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Step 13: Feed the entire fib through the core and start bunching up the rope around the fib until there is enough so that the rope will sit inside itself.

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nicely done mate. You can just use a uni knot if you are to lazy. Just to note not all winches are suitable for this. I have a winch where the sprocket is not protected like yours so the rope gets frayed when the boat is towards that side on the rollers. Great Job

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Hahahaha.... I was waiting for the pic to say that you had spliced in a loop but had not put the hook on first ;-)

The loop you have put on the hook is commonly called a larks head as it used to be used around the neck of larks I assume.

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Hahahaha.... I was waiting for the pic to say that you had spliced in a loop but had not put the hook on first ;-)

The loop you have put on the hook is commonly called a larks head as it used to be used around the neck of larks I assume.

AHHHH no... I did think to splice the hook into the loop but decided that I'd use a "larks head" instead. Thanks for that, I've always called it a reef knot (well one half of it anyway). Will make the correction.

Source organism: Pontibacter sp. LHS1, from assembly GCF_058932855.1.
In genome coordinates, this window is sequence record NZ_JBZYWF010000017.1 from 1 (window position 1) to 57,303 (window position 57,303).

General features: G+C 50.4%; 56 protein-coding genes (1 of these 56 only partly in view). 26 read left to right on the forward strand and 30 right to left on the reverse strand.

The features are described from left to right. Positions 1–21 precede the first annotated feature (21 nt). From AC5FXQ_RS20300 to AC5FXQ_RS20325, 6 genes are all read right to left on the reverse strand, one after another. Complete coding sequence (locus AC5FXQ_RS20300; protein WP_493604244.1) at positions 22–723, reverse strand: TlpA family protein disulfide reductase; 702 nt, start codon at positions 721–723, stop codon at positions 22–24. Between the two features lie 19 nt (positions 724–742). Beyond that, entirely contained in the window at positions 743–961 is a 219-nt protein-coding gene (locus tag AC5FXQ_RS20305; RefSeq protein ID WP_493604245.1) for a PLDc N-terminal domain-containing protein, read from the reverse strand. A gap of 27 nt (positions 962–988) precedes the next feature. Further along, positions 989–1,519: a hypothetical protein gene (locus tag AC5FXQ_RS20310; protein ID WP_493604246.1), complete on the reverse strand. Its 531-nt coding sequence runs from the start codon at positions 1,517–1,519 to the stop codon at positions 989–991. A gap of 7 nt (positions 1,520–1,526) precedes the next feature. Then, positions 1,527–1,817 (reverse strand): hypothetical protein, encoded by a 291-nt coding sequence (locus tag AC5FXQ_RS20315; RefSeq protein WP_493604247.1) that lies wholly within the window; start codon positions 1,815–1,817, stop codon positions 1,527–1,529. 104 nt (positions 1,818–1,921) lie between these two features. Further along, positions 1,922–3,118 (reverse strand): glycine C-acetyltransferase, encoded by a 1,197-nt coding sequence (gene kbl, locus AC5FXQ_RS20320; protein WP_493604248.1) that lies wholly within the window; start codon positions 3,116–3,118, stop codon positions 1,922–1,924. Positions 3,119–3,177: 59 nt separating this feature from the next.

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Eug did forget to put the hook in and furiously searched youtube for a fix
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HAH! Possible scenario, but that would have annoyed me and I would have untied the lot and started from scratch.

Cheers for the comments, I've learnt a thing or two from various members over the years and thought it's time I start returning the favour.

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I replaced mine a while back with the dyneema works a treat all down to the part where I came back to the ramp after a trip and someone had cut the factory splice of and half hitched the hook back on? Beats me why. thanks for the pics will resplice ASAP

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Great post. I was always a bit confused about putting the long tail end through the short tag of the loop. I have put up a link for the fids I like to use. I don't think they do a better job than your pen solution but I needed to do a stack of simple loops for a job last year and found these pretty fast to use... not to mention I didn't know your clever bushmans solution with the pen.

thanks

Dropbear

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On 21/04/2012 at 11:33 AM, Eug said:

Once everything seated properly apply a fair amount of force by stretching the loop and pulling the tail end of the rope.

Good one Eug,

Know thread is old but had to comment,

This is the same way to do halter ropes for horses.

Instead of tape on the end I use heat shrink, just don't apply to much heat.

              Thanks for the tutorial,,,  Gary